But he's always with you, right?

Well…as far as I know he is. But he could be out partying at night when I’m home fast asleep, I don’t really know his life. There’s no way to know what the mustaches are doing when we’re not looking. It’s like Toy Story or something.
So you sleep and he just goes and goes…

You had no idea we’d be talking this much about facial hair, did you? Time Out New York is actually not a hair or mustache publication, these are just my personal inquiries, while I have you here.
Oh okay, good.

You’ve done so much soundtrack work. Are there any films you’ve seen and thought, “I would have loved to do the soundtrack for that?
I actually just started on one two days ago! I’m doing it with a friend of mine, Raney Shockne. It’s for a great TV series called Queen of the South which is a little bit of a Scarface-type story about this Mexican lady who becomes a big drug dealer. And it’s funny because [Kate del Castillo], who was involved with this El Chapo interview, was the actress in the original Mexican version years ago. But a movie like Drive I would have loved to do. Or that Swedish tattoo girl movie would have also been nice.

You also collaborated with David Bowie on the music for the film Cat People.
It was such a great collaboration. We did the recording in 1982 in Switzerland, where he lived at the time. He loved the demo and sang it in a matter of two or three takes and it was done. In fact, he actually called me up many years before that, looking to book time at Hansa Studios in Munich, but it was all booked. So I said, "But there's this other studio in Berlin, which is a beautiful city!” And so that's where he and Brian Eno went and they did their three albums there [the Berlin Trilogy] and although I'm not a big nightlife person, Berlin was so incredible. It was open 24 hours; it really was kind of a frontier mentality.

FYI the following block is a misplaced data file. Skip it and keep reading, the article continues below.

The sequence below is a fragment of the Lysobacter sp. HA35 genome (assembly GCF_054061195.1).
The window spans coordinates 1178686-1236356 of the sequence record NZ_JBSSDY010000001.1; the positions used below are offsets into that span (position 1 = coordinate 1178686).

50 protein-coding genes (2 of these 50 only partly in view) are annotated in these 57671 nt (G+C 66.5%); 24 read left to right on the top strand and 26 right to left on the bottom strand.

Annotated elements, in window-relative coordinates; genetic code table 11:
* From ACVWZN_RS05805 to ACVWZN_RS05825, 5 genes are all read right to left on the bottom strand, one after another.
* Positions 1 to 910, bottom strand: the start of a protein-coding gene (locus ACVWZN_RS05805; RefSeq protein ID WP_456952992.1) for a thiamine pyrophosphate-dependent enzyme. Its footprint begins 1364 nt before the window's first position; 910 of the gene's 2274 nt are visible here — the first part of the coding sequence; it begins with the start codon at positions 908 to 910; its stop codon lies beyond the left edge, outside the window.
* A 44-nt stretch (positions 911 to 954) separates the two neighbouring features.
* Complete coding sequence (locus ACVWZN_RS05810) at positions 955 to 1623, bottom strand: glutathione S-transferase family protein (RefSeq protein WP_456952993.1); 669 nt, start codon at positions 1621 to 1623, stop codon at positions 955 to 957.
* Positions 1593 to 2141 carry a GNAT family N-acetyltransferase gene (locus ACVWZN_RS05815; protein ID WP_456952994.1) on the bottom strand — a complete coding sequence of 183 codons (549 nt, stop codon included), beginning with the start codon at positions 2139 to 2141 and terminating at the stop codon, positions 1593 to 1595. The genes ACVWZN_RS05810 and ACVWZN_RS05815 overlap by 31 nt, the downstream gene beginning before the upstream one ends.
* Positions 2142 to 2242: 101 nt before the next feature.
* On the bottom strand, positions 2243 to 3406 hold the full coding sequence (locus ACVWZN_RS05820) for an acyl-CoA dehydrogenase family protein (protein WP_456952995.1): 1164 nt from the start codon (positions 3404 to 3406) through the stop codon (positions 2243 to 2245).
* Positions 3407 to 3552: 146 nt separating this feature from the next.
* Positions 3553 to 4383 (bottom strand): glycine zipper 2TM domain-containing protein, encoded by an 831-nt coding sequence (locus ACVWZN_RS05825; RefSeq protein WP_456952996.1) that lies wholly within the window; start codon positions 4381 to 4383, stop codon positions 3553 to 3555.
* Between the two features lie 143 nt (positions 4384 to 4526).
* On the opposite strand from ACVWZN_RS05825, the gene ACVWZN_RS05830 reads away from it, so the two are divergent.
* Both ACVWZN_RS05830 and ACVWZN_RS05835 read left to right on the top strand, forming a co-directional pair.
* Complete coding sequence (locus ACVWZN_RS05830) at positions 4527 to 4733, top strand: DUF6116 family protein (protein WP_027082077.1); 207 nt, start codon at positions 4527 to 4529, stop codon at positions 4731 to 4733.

So you actually helped shape the “Berlin Trilogy!” That’s amazing. You also did the music for the Tron: Legacy videogame, which is interesting since your collaborators Daft Punk did the music for the film.
Yeah that movie took a lot of energy out of them. It was a long, long process. The music for a game is much easier so it would almost have been a waste of talent for them. But they're probably extremely busy thinking of whatever to do in the future.

Like, taking over the world. Were you surprised when you went into the studio with them and they basically just wanted you to tell them your life story and then put music behind it later?
Yes, the fact that they just wanted me to talk that was a total surprise. It's not like I'm anxious. I like to work 8 hours in a studio but it was a nice little relief that it only took about two hours, exactly like I'm talking to you now and then they did the rest. It was a great job.

Maybe I’ll turn this into a Grammy winning song after we hang up.
You're welcome to and if it's good I'm going to endorse it.

Don’t worry though, we’ll split the profits 60-40 me.
Ha, okay, no problem.

So many people have sampled and covered your music over the years. Do you have any favorites?
You know what? I never listen. First of all, most of the sound is so well manipulated that you can barely hear it. For example, Kanye West had this song called “Mercy” and he only took the chords from Scarface. I read about it somewhere so I listened and he used them in a way that was quite interesting how. But usually no, I don't listen.

Thank you so much for your time. I really appreciate, sir. It was a pleasure speaking with you.
Sure, no problem. And when I see you at the show I will have a name for my mustache!

Perfect. I’ll alert “The Captain” and hopefully he can join us.

Giorgio Moroder plays Output Wednesday, February 10, at 10pm.